Yajnavarman, Yajñavarman, Yajna-varman: 4 definitions

Introduction:

Yajnavarman means something in Hinduism, Sanskrit, the history of ancient India. If you want to know the exact meaning, history, etymology or English translation of this term then check out the descriptions on this page. Add your comment or reference to a book if you want to contribute to this summary article.

India history and geography

Source: Epigraphia Indica Vol. 1: The Praśasti of Lakkhā Maṇḍal

Yajñavarman (यज्ञवर्मन्) is the name of a king belonging to the line of Yadu (the yādavas), according to the Praśasti (eulogy or panegyric) of the temple of Lakkhā Maṇḍal at Maḍhā in the Jaunsār Bāwar district on the Upper Jamnā. Accordingly, the yādava kings of the lunar race (candravaṃśa) had ruled over the Siṅghapura country “since the beginning of the Yuga”.

The father of Yajñavarman was named Jala, while his son was named Acalavarman (or Achalavarman) whose own son was named Divākaravarman. Accordingly, “His son was the king named the illustrious Yajñavarman, by whom the peacocks were ever made to cry aloud on account of the smoke-clouds (arising) from the sacrificial butter. His son was the illustrious royal sage called Achalavarman, who was constant in (following) the holy practices of the Kṛtayuga, because (his) virtues, firmness, and so forth, (were) the same (as those prevailing in the golden age)”.

The Praśasti (600-800 AD) was composed by Bhaṭṭa Vasudeva and incised in the stone by the mason Īśvaraṇāga. It records the dedication of a temple of Śiva by a princess, Īśvarā, who belonged to the royal race of Siṅghapura, for the spiritual welfare of her deceased husband. The latter, called Śrī-Candragupta, was the son of a king of Jālandhara. The greater part of the inscription is taken up by an account of the ancestors.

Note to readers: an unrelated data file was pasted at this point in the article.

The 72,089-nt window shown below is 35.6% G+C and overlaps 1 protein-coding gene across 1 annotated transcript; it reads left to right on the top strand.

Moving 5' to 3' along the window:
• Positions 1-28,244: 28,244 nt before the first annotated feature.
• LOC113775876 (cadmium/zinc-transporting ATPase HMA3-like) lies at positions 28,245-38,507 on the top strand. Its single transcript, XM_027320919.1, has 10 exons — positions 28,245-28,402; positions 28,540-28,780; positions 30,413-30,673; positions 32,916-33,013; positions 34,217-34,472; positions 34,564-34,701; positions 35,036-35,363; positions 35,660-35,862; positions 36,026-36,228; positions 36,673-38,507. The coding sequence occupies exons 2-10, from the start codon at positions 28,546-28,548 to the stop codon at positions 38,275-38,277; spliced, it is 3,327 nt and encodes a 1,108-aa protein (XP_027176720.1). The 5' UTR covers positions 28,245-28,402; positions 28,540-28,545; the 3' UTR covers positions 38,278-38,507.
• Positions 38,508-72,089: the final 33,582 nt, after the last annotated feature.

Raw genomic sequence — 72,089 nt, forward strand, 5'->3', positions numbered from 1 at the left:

India history book cover
context information

The history of India traces the identification of countries, villages, towns and other regions of India, as well as mythology, zoology, royal dynasties, rulers, tribes, local festivities and traditions and regional languages. Ancient India enjoyed religious freedom and encourages the path of Dharma, a concept common to Buddhism, Hinduism, and Jainism.

Discover the meaning of yajnavarman in the context of India history from relevant books on Exotic India

Languages of India and abroad

Sanskrit dictionary

[«previous next»] — Yajnavarman in Sanskrit glossary
Source: Cologne Digital Sanskrit Dictionaries: Monier-Williams Sanskrit-English Dictionary

Yajñavarman (यज्ञवर्मन्):—[=yajña-varman] [from yajña > yaj] n. Name of a king, [Inscriptions]

[Sanskrit to German]

Yajnavarman in German

context information

Sanskrit, also spelled संस्कृतम् (saṃskṛtam), is an ancient language of India commonly seen as the grandmother of the Indo-European language family (even English!). Closely allied with Prakrit and Pali, Sanskrit is more exhaustive in both grammar and terms and has the most extensive collection of literature in the world, greatly surpassing its sister-languages Greek and Latin.

Discover the meaning of yajnavarman in the context of Sanskrit from relevant books on Exotic India

See also (Relevant definitions)

Relevant text

Like what you read? Consider supporting this website: